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Hyperion Records

Click cover art to view larger version
Adaptation of the cover illustration for Franz Bendel's Hommage à Chopin, Trautwein, Berlin (1867).
Track(s) taken from CDA67803
Recording details: August 2009
Potton Hall, Dunwich, Suffolk, United Kingdom
Produced by Jeremy Hayes
Engineered by Ben Connellan
Release date: February 2010
Total duration: 4 minutes 58 seconds

'A fascinating collection, brilliantly dispatched by Plowright' (The Mail on Sunday)

'All of these multifaceted offerings (jewels as well as gemstones) show Jonathan Plowright as beguiling in intimacy … as he is magisterial in virtuosity. Such quality will leave lesser pianists bemused, as as on Plowright's earlier superb Hyperion recordings he has been immaculately recorded' (Gramophone)

'Mompou's 11th variation is the sublimest track on the disc. It is in places like these that Plowright shows his real qualities as a virtuoso, especially his clarity of texture and instinct for phrasing. Warmly recommended' (BBC Music Magazine)

'Jonathan Plowright provides a fascinating conspectus of how Chopin’s example has sparked ideas in others … this disc is a delight' (The Daily Telegraph)

'Fascinating, seldom-trodden paths of the vast 19th- and 20th-century piano literature that rarely find their way onto disc … Plowright's dazzling playing can't be faulted' (The Sunday Times)

'Jonathan Plowright has assembled a towering monument to the Chopin style' (Audiophile Audition, USA)

Impromptu On the Themes of Two Preludes By Chopin
notated in 1907; based on Preludes Nos 11 in B major and 14 in E flat minor from Chopin's Op 28

Introduction  EnglishFrançaisDeutsch
Mili Balakirev (1837–1910), godfather to a whole generation of Russian composers, was an excellent pianist, sight-reader and improviser (though the demands of his best-known work, Islamey, still one of the most technically challenging pieces in the repertoire, were apparently beyond him). Chopin’s music had an incalculable influence on his own piano compositions, many of which bear Chopinesque titles (mazurkas, nocturnes, waltzes, scherzos and even a piano sonata in B flat minor). He made an arrangement for string orchestra (published in 1904) of Chopin’s Mazurka No 7, and a transcription for solo piano (1905) of the second movement (Romanza) of the E minor Piano Concerto; he also re-orchestrated and partly re-wrote the entire concerto in 1910, and produced a four-movement Chopin Suite for orchestra in 1909. In 1907 he was persuaded by his friend Konstantin Tchernov to write down his improvisation on two of Chopin’s Op 28 Preludes, one of many works Balakirev had kept in his head for some years without getting around to notating. The result was the Impromptu on the themes of two Preludes by Chopin, the models being Preludes No 11 in B major and No 14 in E flat minor. In the latter, Chopin’s quaver triplets in C are transformed into semiquaver triplet groups in 12/16, later reassembled in octave figurations for alternate hands to bravura effect. The contrast between this and the gentle B major section, linked by a barely perceptible modulation, is satisfyingly effective because of the subtle thematic relationship between the two Chopin originals. Balakirev rouses the player in the final page to a triple forte passage marked delirando (‘deliriously’).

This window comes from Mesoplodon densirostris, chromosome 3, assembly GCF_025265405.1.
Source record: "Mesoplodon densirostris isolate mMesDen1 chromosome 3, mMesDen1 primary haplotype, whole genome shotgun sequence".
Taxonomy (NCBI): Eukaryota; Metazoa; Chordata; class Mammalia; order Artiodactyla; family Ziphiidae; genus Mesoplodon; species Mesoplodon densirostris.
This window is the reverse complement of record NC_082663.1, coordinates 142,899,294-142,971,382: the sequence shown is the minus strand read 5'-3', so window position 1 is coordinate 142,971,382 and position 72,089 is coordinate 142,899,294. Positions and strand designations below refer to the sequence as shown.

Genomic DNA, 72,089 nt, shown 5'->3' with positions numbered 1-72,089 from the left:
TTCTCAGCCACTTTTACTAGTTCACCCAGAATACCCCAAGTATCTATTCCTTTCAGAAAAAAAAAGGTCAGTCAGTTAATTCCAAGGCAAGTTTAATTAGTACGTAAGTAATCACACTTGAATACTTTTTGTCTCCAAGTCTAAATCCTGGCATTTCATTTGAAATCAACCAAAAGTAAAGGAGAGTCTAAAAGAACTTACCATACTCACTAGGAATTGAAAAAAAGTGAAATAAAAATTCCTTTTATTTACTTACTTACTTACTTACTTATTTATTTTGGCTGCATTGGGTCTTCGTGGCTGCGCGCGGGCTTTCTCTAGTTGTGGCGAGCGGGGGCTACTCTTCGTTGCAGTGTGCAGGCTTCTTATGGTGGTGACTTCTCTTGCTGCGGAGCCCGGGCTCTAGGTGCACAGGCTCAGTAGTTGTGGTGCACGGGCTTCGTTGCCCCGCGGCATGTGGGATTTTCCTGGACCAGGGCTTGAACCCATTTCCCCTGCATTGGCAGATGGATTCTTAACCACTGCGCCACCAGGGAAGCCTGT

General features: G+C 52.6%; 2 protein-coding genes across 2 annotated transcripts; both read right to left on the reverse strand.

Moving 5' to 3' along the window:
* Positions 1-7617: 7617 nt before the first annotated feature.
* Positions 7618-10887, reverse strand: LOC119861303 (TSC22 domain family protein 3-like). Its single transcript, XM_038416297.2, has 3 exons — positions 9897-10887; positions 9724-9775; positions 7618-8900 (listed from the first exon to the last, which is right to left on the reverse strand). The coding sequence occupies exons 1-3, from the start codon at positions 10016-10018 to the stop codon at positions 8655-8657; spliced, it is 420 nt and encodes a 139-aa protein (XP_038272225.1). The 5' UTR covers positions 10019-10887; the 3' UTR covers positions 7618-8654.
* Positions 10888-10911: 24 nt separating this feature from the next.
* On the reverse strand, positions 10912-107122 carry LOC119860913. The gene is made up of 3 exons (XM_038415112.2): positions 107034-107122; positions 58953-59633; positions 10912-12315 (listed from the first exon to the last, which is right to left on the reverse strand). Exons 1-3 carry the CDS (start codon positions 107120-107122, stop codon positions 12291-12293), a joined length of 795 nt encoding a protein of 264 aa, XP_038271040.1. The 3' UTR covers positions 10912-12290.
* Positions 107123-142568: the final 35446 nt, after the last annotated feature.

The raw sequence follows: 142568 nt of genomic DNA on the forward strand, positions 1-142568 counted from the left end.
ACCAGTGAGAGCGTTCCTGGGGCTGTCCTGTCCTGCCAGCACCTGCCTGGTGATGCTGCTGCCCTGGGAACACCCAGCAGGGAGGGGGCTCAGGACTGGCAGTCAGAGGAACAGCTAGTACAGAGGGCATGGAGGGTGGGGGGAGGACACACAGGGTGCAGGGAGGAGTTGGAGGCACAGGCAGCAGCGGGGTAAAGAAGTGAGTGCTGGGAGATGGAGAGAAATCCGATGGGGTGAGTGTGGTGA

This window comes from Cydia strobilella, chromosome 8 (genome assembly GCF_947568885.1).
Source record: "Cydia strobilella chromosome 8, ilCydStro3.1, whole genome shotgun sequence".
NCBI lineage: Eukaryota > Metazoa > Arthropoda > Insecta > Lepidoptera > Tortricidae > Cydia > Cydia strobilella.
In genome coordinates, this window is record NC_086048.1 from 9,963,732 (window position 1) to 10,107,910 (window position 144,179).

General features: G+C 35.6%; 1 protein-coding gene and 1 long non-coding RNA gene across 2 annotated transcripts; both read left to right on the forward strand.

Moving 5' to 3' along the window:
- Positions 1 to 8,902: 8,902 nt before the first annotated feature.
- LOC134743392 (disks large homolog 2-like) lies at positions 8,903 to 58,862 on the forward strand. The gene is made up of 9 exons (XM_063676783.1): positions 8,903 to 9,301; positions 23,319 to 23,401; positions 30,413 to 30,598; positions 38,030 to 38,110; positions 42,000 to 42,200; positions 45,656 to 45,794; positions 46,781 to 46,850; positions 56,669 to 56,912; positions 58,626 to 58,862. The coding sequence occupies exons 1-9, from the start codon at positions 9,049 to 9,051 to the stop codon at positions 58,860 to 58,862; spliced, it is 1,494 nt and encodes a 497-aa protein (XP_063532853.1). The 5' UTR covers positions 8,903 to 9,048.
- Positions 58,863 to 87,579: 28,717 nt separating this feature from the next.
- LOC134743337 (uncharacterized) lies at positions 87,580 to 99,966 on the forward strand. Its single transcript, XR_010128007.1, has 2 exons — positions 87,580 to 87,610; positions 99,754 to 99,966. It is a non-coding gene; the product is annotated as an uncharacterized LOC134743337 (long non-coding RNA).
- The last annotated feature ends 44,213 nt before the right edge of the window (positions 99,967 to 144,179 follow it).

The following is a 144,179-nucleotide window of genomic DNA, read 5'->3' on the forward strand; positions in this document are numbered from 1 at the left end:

from notes by Jeremy Nicholas © 2010

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